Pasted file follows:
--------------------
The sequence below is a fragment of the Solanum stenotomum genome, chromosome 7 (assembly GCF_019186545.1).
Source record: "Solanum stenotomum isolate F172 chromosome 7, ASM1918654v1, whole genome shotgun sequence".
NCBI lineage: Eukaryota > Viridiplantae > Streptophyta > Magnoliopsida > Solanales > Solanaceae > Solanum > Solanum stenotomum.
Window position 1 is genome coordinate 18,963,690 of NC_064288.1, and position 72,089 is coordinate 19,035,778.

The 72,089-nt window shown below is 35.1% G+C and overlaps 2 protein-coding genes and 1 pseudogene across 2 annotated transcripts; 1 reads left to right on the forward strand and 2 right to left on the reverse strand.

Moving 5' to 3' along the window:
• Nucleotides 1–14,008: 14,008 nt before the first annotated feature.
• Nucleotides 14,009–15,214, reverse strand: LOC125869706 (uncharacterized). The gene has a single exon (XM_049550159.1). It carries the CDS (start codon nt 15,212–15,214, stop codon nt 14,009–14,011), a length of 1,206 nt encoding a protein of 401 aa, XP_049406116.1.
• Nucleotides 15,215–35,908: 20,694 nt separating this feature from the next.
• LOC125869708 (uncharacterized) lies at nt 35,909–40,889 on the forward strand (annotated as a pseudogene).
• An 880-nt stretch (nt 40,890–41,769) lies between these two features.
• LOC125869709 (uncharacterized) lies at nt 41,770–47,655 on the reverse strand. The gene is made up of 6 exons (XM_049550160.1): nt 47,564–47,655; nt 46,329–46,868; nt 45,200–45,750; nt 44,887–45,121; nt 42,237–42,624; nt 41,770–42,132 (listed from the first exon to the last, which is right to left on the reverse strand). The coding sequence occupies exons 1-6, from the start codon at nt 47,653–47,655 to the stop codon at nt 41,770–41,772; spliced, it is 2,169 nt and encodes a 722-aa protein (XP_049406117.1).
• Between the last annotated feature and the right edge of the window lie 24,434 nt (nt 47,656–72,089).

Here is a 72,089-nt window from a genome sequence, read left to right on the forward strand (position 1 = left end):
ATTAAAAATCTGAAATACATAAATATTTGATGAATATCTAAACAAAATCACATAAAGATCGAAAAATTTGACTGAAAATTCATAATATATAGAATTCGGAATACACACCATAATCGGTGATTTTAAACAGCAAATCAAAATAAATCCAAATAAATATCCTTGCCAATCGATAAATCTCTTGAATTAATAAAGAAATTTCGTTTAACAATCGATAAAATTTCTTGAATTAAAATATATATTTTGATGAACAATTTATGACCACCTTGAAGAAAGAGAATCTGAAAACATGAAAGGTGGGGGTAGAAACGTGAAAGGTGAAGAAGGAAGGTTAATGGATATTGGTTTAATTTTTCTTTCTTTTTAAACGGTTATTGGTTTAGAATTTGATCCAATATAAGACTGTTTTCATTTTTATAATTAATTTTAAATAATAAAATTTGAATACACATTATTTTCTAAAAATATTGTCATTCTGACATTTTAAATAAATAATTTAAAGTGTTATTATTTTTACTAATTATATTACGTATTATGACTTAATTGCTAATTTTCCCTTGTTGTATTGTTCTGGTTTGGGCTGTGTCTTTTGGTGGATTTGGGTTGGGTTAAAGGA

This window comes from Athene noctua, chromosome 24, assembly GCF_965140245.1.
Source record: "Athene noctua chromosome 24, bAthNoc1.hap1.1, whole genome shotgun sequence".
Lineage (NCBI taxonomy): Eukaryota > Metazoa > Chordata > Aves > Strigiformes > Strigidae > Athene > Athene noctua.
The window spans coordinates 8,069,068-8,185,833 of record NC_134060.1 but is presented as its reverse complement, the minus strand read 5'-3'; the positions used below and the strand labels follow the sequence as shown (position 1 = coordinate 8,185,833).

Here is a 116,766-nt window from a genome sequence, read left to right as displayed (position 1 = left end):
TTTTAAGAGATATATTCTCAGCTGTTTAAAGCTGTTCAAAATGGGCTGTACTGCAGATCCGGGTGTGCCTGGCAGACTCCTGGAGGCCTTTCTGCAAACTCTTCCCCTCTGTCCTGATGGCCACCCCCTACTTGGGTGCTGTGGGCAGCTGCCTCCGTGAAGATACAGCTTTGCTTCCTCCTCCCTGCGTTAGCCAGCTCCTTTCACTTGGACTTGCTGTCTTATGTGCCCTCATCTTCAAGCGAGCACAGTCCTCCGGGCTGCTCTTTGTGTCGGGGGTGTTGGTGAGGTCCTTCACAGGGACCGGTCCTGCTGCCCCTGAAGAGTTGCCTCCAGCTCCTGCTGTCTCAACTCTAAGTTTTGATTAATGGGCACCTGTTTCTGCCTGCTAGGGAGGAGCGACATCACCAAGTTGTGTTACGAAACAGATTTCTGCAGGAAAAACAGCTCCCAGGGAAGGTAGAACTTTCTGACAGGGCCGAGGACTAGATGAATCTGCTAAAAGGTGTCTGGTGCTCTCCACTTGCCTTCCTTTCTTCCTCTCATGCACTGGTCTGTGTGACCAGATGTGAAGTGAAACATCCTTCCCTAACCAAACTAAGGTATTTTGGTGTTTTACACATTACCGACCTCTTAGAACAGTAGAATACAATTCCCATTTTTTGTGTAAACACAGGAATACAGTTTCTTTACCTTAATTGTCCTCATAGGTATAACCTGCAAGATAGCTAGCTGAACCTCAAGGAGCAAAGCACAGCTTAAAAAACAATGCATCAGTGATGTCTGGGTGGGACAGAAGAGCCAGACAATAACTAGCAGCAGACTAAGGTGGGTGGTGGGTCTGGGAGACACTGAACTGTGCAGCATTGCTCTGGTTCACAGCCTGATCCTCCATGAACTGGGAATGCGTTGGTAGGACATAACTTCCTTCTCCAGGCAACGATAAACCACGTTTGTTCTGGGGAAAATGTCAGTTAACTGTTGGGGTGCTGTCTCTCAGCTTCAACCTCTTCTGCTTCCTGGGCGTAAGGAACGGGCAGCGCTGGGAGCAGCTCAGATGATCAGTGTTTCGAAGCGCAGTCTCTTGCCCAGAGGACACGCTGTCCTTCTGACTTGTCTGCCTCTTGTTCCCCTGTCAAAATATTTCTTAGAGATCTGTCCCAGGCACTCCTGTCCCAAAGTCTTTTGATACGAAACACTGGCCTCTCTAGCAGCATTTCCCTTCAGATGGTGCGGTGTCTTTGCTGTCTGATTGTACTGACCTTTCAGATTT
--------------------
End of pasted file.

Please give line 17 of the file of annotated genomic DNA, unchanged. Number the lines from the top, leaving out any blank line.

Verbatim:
Source record: "Athene noctua chromosome 24, bAthNoc1.hap1.1, whole genome shotgun sequence".